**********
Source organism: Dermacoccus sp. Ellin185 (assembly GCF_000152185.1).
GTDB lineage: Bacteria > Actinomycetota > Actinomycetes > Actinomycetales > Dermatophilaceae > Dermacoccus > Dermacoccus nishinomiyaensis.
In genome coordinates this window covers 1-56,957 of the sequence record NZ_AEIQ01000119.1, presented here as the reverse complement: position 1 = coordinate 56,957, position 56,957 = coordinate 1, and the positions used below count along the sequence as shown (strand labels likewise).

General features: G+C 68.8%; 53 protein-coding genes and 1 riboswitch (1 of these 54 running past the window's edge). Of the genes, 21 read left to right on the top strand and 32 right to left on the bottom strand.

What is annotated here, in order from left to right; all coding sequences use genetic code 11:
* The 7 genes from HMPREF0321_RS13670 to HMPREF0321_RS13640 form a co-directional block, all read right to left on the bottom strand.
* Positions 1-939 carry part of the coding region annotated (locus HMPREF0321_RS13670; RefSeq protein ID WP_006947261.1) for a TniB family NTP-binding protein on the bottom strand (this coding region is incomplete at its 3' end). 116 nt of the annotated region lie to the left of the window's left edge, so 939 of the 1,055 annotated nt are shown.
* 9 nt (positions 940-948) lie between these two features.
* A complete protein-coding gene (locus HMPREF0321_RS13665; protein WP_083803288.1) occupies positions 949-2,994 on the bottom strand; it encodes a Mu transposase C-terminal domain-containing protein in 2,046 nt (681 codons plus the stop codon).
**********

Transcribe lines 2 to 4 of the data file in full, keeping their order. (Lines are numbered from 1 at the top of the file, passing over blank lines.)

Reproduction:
GTDB lineage: Bacteria > Actinomycetota > Actinomycetes > Actinomycetales > Dermatophilaceae > Dermacoccus > Dermacoccus nishinomiyaensis.
In genome coordinates this window covers 1-56,957 of the sequence record NZ_AEIQ01000119.1, presented here as the reverse complement: position 1 = coordinate 56,957, position 56,957 = coordinate 1, and the positions used below count along the sequence as shown (strand labels likewise).

General features: G+C 68.8%; 53 protein-coding genes and 1 riboswitch (1 of these 54 running past the window's edge). Of the genes, 21 read left to right on the top strand and 32 right to left on the bottom strand.